If your portfolio mirrors any of the broad-based indices, the market crashes might result in a fall in your portfolio. Even a concentrated portfolio could get affected. For instance, many investors only look at the classic 60-40 equity debt portfolio as the standard for a relatively ‘safe’ portfolio. Such portfolios have had one-day losses of 4-5 percent. More importantly, a study suggests that there is a loss probability of 15 percent and there is a very small probability of even a loss of 35 percent. That’s why you need to protect your portfolio from Black Swan events.
What you should do?
Have a proper mindset
Consider the most successful investor of all time, Warren Buffet, who has made billions by buying while everyone else was selling wrote: “Fear is the foe of the faddist, but the friend of the fundamentalist…” So, don’t let fears rule your investment decisions. Make rational decisions after analyzing market impact and stock/mutual fund fundamentals.
Also read: How Procrastination Affects Your Finances
Keep your liquidity intact
Cash is still king. So be a loyal subject and keep it where you can easily grab it.Do not keep it at home or let it be in your savings account. Consider keeping money in liquid mutual funds and fixed deposits where you can easily reach it. Preparing for Black Swan events requires more liquidity than you might realize. A Black Swan could disrupt your job or source of income. So, keep at least 6 months of your salary in liquid assets. Do you know there is another advantage? Having ready cash gives you the flexibility to take advantage of lower stock valuations.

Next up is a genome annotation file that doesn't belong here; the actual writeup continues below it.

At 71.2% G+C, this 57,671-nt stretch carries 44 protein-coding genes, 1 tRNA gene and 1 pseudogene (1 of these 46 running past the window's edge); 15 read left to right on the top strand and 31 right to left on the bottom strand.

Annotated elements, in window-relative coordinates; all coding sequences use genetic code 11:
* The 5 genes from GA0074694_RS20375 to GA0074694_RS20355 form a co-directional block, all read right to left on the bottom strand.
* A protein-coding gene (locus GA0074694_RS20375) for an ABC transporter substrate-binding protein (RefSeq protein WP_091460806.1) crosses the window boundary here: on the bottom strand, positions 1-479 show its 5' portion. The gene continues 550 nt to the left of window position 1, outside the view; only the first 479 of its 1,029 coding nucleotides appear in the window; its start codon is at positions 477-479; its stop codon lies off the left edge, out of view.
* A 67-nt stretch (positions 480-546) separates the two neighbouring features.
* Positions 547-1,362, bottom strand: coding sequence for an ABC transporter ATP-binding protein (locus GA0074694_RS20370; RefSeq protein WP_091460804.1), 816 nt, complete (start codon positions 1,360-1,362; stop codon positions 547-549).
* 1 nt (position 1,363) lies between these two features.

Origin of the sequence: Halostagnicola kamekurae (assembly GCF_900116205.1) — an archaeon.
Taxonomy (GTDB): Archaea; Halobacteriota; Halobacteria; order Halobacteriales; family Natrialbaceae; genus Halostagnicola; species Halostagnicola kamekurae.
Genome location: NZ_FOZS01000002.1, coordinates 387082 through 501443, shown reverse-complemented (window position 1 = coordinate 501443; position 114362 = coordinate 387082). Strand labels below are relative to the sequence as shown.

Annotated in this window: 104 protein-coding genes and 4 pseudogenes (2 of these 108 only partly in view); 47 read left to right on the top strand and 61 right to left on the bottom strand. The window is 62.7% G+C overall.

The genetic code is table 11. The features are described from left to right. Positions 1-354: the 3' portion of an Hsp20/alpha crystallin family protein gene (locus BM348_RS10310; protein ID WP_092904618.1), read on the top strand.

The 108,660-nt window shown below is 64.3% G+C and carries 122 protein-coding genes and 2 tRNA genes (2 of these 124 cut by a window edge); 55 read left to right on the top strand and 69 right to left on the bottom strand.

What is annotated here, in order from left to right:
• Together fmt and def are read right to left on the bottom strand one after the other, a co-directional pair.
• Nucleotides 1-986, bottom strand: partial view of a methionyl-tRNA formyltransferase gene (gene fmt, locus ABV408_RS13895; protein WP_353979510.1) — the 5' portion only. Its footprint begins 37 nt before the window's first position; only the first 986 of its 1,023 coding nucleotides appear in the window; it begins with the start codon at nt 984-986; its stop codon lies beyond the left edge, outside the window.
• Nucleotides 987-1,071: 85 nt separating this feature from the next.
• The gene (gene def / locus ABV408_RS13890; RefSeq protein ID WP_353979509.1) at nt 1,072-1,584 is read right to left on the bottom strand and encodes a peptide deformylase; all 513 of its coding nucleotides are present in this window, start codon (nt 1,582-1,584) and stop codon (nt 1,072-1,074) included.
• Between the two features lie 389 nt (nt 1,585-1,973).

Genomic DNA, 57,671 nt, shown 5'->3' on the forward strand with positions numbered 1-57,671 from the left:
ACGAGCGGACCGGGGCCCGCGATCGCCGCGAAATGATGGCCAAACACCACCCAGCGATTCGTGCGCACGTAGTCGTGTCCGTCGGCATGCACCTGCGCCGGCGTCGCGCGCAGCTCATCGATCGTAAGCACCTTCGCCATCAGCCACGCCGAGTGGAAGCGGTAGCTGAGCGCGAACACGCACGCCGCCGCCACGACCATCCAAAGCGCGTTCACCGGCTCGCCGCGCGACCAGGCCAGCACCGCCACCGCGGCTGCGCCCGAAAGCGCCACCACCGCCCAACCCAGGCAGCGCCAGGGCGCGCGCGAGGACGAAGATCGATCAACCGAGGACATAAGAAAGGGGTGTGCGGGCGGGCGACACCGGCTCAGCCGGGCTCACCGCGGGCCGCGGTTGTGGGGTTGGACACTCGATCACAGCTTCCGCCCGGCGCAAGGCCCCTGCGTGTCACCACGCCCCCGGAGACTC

Don’t listen to everyone
You have the stock gurus, the social media and the guys at the cafeteria talking about the markets everyday. Understand that all that noise has very little to do with your financial goals and objectives. Set a strategy based on your investment objectives, goals, priorities and risk tolerance. Remember that these are the only benchmarks that matter.
Diversify, diversify, diversify
Diversification is not simply spreading your money out among a lot of equities and debt securities. You should structure your portfolio with varying types of asset classes that act as counterweights. This will help in responding to different economic or financial circumstances. For instance, a macro event that sends the markets plunging might likely drive up the price of gold.
For peace of mind, gold may be the ultimate tonic. Gold can protect against events that put the world in turmoil. As part of a predetermined strategy, commit 5% to 10% of your portfolio to gold.